Based on the foregoing, the Commission finds that Frazee violated Section 17(a) of the Securities Act and Section 10(b) of the Exchange Act and Rule 10b-5 thereunder.
Accordingly, IT IS HEREBY ORDERED that Frazee:
A. Pursuant to Section 8A of the Securities Act and Section 21C of the Exchange Act, cease and desist from committing or causing any violation and any future violation of, Section 17(a) of the Securities Act and Section 10(b) of the Exchange Act and Rule 10b-5 thereunder;
B. Shall pay disgorgement and prejudgment interest of $21,011 payable within ten (10) days of the entry of this Order by U.S. Postal money order, certified check, bank cashier's check, or bank money order, made payable to the Securities and Exchange Commission and shall transmit the payment by certified mail (return receipt requested) to the Office of the Comptroller, U.S. Securities and Exchange Commission, Operations Center, 6432 General Green Way, Stop 0-3, Alexandria, VA 22312, under cover of a letter that identifies the respondent and the name and file number of this proceeding (HO-9394). A copy of the cover letter and of the form of payment shall be simultaneously transmitted to Scott W. Friestad, Assistant Director, Division of Enforcement, U.S. Securities and Exchange Commission, 450 Fifth St., N.W., Washington, D.C. 20549-0708.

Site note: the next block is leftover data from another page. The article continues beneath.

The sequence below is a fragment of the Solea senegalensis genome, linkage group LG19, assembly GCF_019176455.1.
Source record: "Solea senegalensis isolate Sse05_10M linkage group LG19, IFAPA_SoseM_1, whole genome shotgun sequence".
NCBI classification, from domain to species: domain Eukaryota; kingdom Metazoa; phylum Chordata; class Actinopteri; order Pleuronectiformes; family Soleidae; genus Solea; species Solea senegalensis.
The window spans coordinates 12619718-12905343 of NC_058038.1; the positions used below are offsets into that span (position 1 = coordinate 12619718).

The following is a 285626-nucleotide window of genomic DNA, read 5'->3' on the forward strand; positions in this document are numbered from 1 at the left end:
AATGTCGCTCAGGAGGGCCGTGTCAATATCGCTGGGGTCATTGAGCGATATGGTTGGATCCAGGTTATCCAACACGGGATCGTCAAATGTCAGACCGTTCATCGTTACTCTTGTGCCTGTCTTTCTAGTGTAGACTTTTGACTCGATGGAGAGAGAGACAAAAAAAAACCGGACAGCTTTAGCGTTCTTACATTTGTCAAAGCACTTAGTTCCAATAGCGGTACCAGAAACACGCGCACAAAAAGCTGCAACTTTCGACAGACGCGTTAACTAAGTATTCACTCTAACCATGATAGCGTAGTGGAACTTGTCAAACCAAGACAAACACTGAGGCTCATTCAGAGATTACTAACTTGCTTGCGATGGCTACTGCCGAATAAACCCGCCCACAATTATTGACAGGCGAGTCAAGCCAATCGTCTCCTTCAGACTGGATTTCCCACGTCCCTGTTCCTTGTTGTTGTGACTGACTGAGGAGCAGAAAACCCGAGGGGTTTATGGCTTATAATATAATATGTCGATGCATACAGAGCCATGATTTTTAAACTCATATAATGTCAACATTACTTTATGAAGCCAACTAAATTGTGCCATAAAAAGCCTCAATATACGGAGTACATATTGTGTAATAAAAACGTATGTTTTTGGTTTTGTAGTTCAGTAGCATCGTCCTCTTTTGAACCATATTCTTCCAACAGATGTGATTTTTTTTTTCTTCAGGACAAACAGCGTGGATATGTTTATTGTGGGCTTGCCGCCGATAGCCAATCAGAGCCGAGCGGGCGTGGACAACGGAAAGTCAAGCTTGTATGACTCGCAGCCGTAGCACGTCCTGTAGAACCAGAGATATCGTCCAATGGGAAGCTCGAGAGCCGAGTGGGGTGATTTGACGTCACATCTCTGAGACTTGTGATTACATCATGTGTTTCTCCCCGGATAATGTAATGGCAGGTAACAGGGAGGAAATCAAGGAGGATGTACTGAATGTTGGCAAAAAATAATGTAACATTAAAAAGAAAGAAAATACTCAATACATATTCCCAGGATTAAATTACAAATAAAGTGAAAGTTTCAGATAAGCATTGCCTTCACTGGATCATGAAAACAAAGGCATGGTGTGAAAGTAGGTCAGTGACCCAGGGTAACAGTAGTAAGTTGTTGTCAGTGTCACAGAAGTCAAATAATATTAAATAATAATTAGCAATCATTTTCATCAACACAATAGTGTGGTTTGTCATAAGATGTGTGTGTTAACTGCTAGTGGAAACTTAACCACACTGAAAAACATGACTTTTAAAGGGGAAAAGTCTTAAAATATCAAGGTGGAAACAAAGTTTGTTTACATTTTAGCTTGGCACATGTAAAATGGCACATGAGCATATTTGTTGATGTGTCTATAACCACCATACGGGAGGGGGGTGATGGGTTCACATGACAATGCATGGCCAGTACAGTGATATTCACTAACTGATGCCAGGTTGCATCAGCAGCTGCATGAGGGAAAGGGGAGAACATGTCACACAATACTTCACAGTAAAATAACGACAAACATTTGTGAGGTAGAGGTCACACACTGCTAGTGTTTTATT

By the Commission.
Jonathan G. Katz
1 This matter is related to SEC v. Jason Frazee, Civ. No. 030695 (D.D.C.)(March 18, 2003) (ordering a $10,000 penalty by consent).